The Dating of Hazor's Destruction in Joshua 11 Via Biblical, Archaeological, and Epigraphical Evidence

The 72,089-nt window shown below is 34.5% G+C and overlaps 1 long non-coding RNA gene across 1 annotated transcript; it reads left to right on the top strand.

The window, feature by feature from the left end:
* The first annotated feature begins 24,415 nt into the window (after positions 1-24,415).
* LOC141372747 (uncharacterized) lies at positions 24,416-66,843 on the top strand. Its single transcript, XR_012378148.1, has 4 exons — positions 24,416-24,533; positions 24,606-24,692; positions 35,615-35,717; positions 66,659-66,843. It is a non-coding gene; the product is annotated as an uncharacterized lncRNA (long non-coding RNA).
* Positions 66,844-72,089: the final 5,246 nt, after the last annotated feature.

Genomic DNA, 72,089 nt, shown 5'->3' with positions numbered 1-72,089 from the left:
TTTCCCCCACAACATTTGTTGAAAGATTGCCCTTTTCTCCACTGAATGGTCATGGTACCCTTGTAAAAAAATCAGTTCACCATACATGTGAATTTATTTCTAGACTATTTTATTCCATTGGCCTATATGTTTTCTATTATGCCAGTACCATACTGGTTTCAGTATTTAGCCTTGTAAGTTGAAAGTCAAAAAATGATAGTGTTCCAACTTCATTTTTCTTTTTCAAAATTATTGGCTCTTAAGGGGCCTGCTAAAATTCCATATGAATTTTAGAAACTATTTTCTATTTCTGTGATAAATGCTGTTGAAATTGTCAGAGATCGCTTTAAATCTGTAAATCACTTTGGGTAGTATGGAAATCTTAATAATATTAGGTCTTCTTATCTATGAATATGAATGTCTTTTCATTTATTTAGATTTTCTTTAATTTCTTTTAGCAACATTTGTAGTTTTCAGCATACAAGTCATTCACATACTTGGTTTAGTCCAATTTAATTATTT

I. INTRODUCTIONOn the side of the former view, biblical archaeologists such as Bryant Wood argue that the Exodus must have occurred in the middle of the 15th century BC, since the ordinal number “480th” in 1 Kgs 6:1 only can be understood literally (contra allegorically, as late-Exodus proponents suggest). Wood, who mainly presents archaeological evidence to support his case, even declares that “the 13th-century Exodus-Conquest model is no longer tenable.”[3] Thus the battle over the proper dating of the Exodus and Conquest continues to wage.While this debate cannot be settled in the present article, nor can space be devoted here to the issue of the alleged Ramesside connections with the store-city of Raamses or the problem of archaeology not being able to “provide any trace of Israelites [in Canaan] before the Iron Age (shortly before 1200 B.C.E.),”[4] an examination of one aspect of this issue is in order: namely, the destruction of Hazor that is recorded in Joshua 11. The importance of Hazor’s contribution to the debate on the timing of the Exodus cannot be underestimated, as “Hazor provides the only possible evidence for an Israelite conquest of Canaan in the late 13th century” BC.[5]The initial Israelite conquest of Canaan under Joshua included three cities that were destroyed and put to the torch: Hazor (Josh 11:10–11), Jericho (Josh 6:21–24), and Ai (Josh 8:18–19).[6] Hazor—strategically located on the Great Trunk Road, which is the main commercial highway that cut through Canaan and was part of the principal military route throughout the Late Bronze Age (1550–1200 BC)—thus is at the center of the debate over the timing of the Exodus, since it was both destroyed by Joshua and destroyed in the 13th century BC. The biblical text requires that the former is true, while archaeology requires that the latter is true. The matter that will be discussed here, however, is whether these destructions are distinct or one and the same. This study may go a long way toward determining whether or not the Exodus and Conquest transpired in the 13th century BC.II. THE DESTROYER OF THE FINAL BRONZE AGE CITY1. The Destroyer’s Nationality. Ancient Hazor consisted of a large, rectangular lower city (170 acres) and a bottle-shaped upper city (30 acres), essentially an elongated mound called a tel, which rises about 40 m. above the surrounding plain.[7] Yigael Yadin, the archaeologist who excavated at Hazor from 1955–1958 and 1968–1969, documented the great conflagration that accompanied the total destruction of the final Late Bronze Age city, which he believed to have occurred by ca. 1233 BC.[8] Evidence of this destruction consists of layers of ashes, burnt wooden beams, cracked basaltic slabs, mutilated basaltic statues, and fallen walls. Yadin’s findings in the lower city confirm that public structures such as the Orthostats Temple and the Stelae Temple were violently destroyed, while the renewed excavations in the uppelearn french